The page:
Sage Caramel Corn

by Carol Peterman

The robust herby flavor of sage is a perfect counterpoint to the salty, sweet caramel. I love using sel gris in this caramel corn because the slightly larger grains of salt don’t completely dissolve creating distinct hits of sweet, salt, and savory with each bite.

Special equipment needed: candy thermometer

Yield: about 15 cups

1/2 cup popcorn kernels, popped using your preferred method
½ cup (4 oz.) unsalted butter
1 cup granulated sugar
1/2 cup brown sugar
1/2 cup corn syrup
3/4 cup chopped fresh sage leaves
1/2 tsp. baking soda
1 cup toasted almonds, very rough chopped (chop nuts in half)
1 1/2 tsp. sel gris* (Sub: 1 ½ tsp. kosher salt, 1 ¼ tsp. sea salt, or 2 tsp. flake salt)

To sort popped corn and remove any un-popped kernels, transfer the popped corn by handfuls into a clean bowl leaving behind all un-popped kernels. Set aside.

In a large (6 qt) stock pot or Dutch oven over medium-low heat, melt the butter and then add the granulated sugar, brown sugar and corn syrup. Stir to dissolve the sugar. Stop stirring once the sugar dissolves and bring to a boil. Insert a candy thermometer and let the caramel cook until it reaches 300°F (about 8-10 minutes). While the caramel is cooking, use a pastry brush dipped in water to wash down any sugar crystals that have formed on the sidewalls of the pan. Have ready, two lightly greased heat-resistant (wood or silicone) mixing spoons or mixing spatulas and set out a large (11x17) rimmed sheet pan.

When the caramel reaches 300°F, turn the heat to the lowest setting. Using one of the greased spoons, stir in the chopped sage and baking soda stirring quickly to combine. Let the sage cook in the hot caramel for about 30 seconds then mix in about 1/3 of the popped corn, the almonds and salt. Using two mixing spoons, work the popcorn and nuts into the caramel. Once the first addition of popcorn is mostly coated add the remaining popcorn. Work quickly and use a cutting motion to break up large clumps of popcorn. Keep stirring and cutting until the mixture is evenly coated, making sure to turn the caramel corn from the bottom of the pan to the top. It gets slightly difficult to stir, but keep working until all the popcorn has a nice even coating of caramel. As soon as the popcorn is nicely coated, turn it out onto a sheet pan and continue to break up large clumps using a spatula. Within a few minutes it will be cool enough to break the clumps into nice bite-sized pieces by hand. Store in an airtight container.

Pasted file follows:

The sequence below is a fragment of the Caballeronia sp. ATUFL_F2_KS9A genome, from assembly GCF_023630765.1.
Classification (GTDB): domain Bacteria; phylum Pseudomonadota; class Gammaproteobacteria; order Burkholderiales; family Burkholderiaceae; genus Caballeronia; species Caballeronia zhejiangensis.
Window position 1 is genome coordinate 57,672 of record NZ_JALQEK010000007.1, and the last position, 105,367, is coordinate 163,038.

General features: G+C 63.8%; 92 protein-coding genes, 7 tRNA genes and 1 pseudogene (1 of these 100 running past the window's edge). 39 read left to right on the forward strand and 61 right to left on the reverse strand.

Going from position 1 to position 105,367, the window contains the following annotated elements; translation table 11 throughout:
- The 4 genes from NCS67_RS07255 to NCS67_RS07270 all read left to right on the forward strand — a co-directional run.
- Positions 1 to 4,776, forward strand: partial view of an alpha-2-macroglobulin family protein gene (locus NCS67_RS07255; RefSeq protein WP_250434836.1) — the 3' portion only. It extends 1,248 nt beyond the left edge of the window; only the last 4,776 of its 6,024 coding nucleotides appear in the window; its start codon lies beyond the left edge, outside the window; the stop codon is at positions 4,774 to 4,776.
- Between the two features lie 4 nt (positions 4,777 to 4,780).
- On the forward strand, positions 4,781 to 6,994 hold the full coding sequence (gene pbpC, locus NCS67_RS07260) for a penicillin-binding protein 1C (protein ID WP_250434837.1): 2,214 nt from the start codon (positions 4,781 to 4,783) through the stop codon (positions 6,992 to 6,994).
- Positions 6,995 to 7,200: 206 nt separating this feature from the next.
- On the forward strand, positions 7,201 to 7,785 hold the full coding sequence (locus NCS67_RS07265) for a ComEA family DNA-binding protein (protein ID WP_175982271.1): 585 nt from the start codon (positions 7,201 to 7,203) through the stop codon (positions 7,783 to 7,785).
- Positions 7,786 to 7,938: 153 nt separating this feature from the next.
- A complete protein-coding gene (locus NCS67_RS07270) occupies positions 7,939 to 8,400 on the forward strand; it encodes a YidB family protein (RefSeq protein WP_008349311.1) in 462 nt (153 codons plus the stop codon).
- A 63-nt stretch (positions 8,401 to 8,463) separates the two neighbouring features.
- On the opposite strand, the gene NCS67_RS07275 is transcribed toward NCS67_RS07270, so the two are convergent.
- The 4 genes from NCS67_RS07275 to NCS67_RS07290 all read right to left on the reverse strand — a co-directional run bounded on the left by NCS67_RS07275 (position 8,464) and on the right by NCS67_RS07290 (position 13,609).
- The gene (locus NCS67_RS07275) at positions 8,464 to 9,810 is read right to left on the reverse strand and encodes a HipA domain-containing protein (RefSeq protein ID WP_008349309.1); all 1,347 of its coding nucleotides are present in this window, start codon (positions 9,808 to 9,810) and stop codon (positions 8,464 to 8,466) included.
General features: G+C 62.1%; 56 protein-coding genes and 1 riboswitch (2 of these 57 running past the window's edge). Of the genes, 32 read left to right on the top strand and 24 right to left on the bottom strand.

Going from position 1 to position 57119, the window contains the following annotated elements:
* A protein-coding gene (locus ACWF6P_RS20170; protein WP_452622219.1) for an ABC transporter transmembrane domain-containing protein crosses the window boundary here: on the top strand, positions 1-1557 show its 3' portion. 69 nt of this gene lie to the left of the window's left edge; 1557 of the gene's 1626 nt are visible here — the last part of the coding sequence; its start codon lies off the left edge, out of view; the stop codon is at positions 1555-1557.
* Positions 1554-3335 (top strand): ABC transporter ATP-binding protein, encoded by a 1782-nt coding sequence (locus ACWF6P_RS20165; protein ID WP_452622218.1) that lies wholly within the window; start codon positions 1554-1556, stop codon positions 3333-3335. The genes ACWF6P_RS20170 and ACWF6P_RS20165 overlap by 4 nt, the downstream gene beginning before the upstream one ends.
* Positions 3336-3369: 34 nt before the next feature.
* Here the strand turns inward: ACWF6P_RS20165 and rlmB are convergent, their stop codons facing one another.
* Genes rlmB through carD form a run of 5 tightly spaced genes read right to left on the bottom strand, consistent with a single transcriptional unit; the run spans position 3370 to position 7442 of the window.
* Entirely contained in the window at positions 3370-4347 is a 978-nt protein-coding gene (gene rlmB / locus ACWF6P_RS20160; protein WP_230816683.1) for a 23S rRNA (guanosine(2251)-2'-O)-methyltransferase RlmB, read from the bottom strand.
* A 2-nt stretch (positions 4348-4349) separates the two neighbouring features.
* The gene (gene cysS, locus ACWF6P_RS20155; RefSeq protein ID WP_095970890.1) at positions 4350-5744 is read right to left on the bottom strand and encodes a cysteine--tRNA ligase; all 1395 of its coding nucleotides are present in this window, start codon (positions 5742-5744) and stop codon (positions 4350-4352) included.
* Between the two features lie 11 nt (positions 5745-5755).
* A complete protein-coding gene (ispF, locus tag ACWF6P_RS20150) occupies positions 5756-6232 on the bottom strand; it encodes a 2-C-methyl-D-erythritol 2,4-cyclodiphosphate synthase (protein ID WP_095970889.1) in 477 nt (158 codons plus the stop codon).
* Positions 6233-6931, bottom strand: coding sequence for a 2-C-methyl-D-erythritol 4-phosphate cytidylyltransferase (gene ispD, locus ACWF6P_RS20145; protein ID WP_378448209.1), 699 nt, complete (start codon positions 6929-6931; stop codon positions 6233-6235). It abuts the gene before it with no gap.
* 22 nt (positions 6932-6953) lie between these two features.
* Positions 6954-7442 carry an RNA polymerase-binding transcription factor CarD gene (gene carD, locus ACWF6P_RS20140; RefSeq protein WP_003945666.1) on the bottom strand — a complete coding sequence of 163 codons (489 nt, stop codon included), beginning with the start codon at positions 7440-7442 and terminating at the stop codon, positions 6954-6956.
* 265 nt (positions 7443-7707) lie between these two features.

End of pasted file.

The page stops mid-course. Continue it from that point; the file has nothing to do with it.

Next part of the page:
*Sel Gris is gray sea salt. It’s usually a slightly large grain and doesn’t dissolve completely into the caramel corn, so you get nice hits of salt against the sweet as you eat. Some sel gris can be particularly course, in which case I’ll grind it down a bit in a mortar and pestle, or you could crush it with a rolling pin.

If you don’t have sel gris, you can use kosher salt or table salt, but if you have a nice sea salt or flake salt, go with either of those. I’ve adjusted the quantity because the grain size varies so much with the different types of salt. As always, adjust to your taste, but don’t taste the hot caramel! Wait for it to cool and then make a note on the adjustment for the next time you make this caramel corn.